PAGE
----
KISS OF THE DAMNED is the latest cinematic outing for everyone’s favorite nocturnal bloodsuckers. It’s generated favorable buzz on the festival circuit and with the indie horror set.
The marketing campaign for the film has been targeting horror fans
though, which might be a bit misleading. If you’re a horror fan who
enjoys TRUE BLOOD or Tony Scott’s THE HUNGER, the chances are pretty
good KISS OF THE DAMNED is going to be right up your alley. But, if
you’re looking for the kind of vicious vamps that populated films like
30 DAYS OF NIGHT, this isn’t going to satiate your thirst.
That being said, KISS OF THE DAMNED is a well made, entertaining
film. It’s not breaking new ground, but it’s a solid entry in the
vampire genre, and is definitely a great introduction to writer/director
Xan Cassavetes. Essentially, it’s a kind of twisted family drama built
around two sisters and one of their newly turned lovers that is
stylistically fantastic and that leaves no detail of the cinematic
experience out, though it does focus more heavily on some than others.
It’s not going to wind up being lists of classic vampire films, but it’s
also not going to leave the audience wishing they had either the price
of their ticket or their time back. The performances are all up to the
tasks the script gives them, even as none of them is particularly
outstanding. Some of that is probably due to the fact that KISS OF THE
DAMNED is interested in providing an overall cinematic experience that’s
somewhat different than what the majority of film goers are used to or
are going to be specifically looking for.
There’s a vivid life to the films visual style that is often absent
in horror films. It jumps off of the screen with deep, bold colors, and
still maintains stark contrasts, giving it an overall look that is
weirdly reminiscent of some of the beautiful night scenes in Nicholas Winding Refn’s DRIVE. Every scene in the films looks like it was shot on
an existing location as well, because all of them are gorgeously put
together, without ever feeling staged. Add to that an attention to the
details of costuming and the film looks gorgeous overall. It’s an
unusual detail to note in a horror film and especially in a review for a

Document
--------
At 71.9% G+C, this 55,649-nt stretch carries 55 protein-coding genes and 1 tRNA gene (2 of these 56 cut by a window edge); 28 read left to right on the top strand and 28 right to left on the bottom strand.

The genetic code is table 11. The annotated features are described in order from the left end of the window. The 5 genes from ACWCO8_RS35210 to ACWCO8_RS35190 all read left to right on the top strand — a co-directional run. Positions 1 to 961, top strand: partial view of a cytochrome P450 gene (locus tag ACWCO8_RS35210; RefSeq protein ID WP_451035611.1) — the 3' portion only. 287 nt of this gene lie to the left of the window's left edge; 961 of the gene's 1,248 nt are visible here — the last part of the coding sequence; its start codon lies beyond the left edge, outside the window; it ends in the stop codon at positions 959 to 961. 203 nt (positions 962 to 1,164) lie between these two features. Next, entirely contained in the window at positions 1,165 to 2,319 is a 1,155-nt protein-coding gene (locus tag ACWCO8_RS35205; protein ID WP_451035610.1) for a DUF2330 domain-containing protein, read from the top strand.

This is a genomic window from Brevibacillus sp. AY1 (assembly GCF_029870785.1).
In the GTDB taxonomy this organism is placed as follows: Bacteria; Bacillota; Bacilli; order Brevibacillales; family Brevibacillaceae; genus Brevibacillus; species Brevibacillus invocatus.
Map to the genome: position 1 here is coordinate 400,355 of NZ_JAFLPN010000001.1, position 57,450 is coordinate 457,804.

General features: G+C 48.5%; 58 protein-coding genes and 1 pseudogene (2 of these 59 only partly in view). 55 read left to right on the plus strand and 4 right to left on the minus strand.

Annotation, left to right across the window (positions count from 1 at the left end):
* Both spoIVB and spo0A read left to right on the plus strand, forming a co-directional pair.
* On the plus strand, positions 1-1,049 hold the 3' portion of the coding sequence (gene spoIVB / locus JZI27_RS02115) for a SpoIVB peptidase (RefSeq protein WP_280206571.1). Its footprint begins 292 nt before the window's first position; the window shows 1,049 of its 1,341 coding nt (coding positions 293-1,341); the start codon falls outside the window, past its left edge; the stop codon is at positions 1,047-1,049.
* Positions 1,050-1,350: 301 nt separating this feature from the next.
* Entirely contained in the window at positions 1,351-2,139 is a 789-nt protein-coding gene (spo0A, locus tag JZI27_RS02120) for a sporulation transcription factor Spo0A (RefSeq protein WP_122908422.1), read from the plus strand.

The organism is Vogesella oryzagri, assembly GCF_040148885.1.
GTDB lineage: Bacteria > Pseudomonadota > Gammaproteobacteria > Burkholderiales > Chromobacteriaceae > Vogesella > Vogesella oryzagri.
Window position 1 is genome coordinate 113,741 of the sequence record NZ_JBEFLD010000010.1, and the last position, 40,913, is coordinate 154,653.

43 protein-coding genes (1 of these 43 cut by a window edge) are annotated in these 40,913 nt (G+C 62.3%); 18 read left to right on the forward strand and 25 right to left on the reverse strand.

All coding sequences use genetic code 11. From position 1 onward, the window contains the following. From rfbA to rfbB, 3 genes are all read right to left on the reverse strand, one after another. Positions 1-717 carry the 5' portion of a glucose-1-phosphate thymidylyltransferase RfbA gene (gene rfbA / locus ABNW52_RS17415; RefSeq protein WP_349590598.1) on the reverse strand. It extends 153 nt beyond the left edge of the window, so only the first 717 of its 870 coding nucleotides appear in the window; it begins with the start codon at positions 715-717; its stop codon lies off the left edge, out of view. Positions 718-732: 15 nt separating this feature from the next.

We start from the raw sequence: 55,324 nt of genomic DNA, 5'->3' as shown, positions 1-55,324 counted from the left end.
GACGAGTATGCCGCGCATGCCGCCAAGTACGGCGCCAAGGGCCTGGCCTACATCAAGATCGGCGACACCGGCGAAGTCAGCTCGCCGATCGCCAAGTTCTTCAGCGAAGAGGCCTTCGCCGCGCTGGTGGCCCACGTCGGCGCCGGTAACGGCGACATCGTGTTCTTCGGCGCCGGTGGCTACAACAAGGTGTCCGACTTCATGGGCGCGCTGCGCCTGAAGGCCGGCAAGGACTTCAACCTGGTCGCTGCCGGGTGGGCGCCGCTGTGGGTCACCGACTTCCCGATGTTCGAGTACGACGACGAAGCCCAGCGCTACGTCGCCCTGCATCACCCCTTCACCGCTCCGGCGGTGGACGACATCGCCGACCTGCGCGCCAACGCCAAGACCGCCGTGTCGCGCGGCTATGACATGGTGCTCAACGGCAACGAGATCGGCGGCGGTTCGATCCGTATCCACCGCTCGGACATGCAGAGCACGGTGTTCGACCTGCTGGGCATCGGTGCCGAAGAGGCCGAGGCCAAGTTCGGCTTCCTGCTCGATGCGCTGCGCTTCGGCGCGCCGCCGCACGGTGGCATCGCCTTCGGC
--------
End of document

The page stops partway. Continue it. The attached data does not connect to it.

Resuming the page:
horror film, but the people in the film all look great in their clothes
and their clothes all look great on them, so much so that it’s a
noticeable detail that jumps off the screen. The costuming is also
different enough from character to character to help add details of who
they are individually so that it never really comes across as if they’re
all being dressed for the same clothing company advertising campaign
either. It’s the kind of detail that adds something unusual to the film
and makes it something different in a market place so full of vampires
that seem like they’ve either been snacking on the local mall’s American
Apparel shoppers or are heading off to a photo shoot for an S&M
It also has a slightly trashy, erotic sensibility to it that makes it
engrossing without crossing the line into exploitation. The kind of
sexual metaphor that’s been mined throughout the history of the vampire
on film is being used to good effect and gives the film a hint of that
trashy, forbidden feeling that Jean Rollin made an entire career out of,
but Xan Cassavetes never stoops to the level of turning to sexualized
violence in order to provoke a reaction of some kind from the audience.
Instead, she deftly maneuvers into slightly titillating territory as a
way to reveal aspects of character. She doesn’t flinch from the
sexuality, but she’s not using it as a cheap substitute for good writing
either. It’s that thing specifically that gives the film some of the
feel of the horror films that were coming out of Europe in the
seventies, but then avoids the pit falls many of them fell victim to.
Another element of the film that really shines is that the score and
music are all outstanding in the degree to which they compliment the
visual style of the film and the overall tone. There are some moments in
the film where the music adds new depth to the scenes without ever
overpowering the rest of what’s going on. In basic instrumentation and
in some of the ways the score is used, it really recalls the kind of
relationship between Argento and Goblin.
The short version of the story is that KISS OF THE DAMNED is a damned
stylish movie. The story is decent, and the performances are able to
hold the audience attention, but this is a film that’s really about
style. It’s not something that all film makers can get away with. Often,
those are the kinds of films that end up feeling empty and/or boring.
This one doesn’t. It is able to use atmosphere, tone and style to
overcome some of it’s lesser aspects and still create a film that’s fun,
visually interesting and has that slight feeling of being something you
wouldn’t want your mom to catch you watching. It’s not necessarily for
everyone, but for the folks who can enjoy some of the more art house
horror or can enjoy it when someone does something impressively stylish
with a film, you won’t be disappointed.